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Tarakihi has been commercially fished in New Zealand for over 100 years.
The species is highly regarded by both commercial and recreational fishermen. For many years', they were New Zealand's second most important commercial catch.
Tarakihi are caught all over New Zealand mainly by trawl. Catch numbers increasing from February to June.
The Tarakihi fillet has a medium to firm flesh, a low oil content and is highly regarded for its versatility.Download fact sheet
Tarakihi belong to the Cheilodactylidae family (Tarakihi, Morwongs).
Tarakihi are usually a silver-grey with a blue-green sheen, shading to silver and white on the belly. They have a distinctive black band between the head and the dorsal fin. The body tapers to a forked tail.
The flesh is white and has a medium to firm texture.
Tarakihi is management by the Ministry for Primary Industries using the New Zealand Quota Management System (QMS), to ensure sustainable fishing methods are continuously being practiced by all commercial fisheries.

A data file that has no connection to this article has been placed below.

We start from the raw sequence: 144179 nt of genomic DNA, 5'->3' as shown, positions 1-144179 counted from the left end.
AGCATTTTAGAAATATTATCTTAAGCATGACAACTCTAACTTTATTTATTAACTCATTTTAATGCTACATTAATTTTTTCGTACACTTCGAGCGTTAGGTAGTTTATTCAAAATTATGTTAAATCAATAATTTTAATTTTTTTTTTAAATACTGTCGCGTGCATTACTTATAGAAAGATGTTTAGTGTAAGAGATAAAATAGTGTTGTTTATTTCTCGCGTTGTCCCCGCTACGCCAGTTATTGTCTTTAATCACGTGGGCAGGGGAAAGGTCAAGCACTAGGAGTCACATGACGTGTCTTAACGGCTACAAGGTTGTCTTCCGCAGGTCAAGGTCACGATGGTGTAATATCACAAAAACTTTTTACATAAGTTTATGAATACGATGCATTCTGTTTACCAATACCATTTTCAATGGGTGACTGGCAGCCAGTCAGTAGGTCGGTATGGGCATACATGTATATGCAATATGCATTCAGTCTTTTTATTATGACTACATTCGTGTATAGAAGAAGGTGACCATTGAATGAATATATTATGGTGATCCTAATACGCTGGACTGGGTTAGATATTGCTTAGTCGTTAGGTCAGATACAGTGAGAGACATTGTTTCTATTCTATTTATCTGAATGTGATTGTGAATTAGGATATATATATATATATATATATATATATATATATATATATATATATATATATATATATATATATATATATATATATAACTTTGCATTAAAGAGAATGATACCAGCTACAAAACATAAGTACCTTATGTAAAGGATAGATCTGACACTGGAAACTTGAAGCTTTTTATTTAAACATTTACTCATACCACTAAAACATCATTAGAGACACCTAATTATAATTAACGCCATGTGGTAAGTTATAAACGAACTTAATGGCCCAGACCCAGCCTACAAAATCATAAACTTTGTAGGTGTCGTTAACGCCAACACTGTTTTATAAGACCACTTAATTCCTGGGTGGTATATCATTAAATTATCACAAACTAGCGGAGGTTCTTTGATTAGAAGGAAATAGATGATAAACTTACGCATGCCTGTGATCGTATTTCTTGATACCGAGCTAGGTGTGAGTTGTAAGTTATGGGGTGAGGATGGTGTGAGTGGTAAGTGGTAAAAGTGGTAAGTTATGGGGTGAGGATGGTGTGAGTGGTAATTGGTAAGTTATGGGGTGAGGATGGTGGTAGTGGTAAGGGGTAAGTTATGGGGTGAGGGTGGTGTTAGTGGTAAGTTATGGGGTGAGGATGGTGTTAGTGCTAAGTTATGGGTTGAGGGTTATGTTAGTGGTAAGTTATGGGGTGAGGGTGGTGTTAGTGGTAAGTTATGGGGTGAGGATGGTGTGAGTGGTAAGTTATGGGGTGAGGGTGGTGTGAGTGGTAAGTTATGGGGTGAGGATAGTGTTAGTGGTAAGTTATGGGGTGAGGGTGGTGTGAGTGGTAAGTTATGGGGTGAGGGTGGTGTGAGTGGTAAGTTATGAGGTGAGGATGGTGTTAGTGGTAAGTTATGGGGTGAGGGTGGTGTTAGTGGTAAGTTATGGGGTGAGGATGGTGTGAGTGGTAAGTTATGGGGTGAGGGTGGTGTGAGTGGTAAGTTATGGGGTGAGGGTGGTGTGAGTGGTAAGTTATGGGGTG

Regular stock assessments are conducted to estimate fishery stock size and numbers. Scientific studies are also used. From these, scientists can estimate future stock sizes and catch limits.
Tarakihi are common all around New Zealand from the Three Kings Islands in the north to Stewart Island in the south. The major fishing grounds are west and east Northland, the western Bay of Plenty to Cape Turnagain, Cook Strait to the Canterbury Bight, and Jackson Head to Cape Foulwind.
With its medium to firm white flesh and low oil content, Tarakihi is a suitable choice for most cooking methods. It can be used in a delicate or strongly flavoured dish. Tarakihi can be baked, fried, barbecued, poached, curried, marinated, used in a soup or chowder. It is also a great option to serve raw as Sashimi.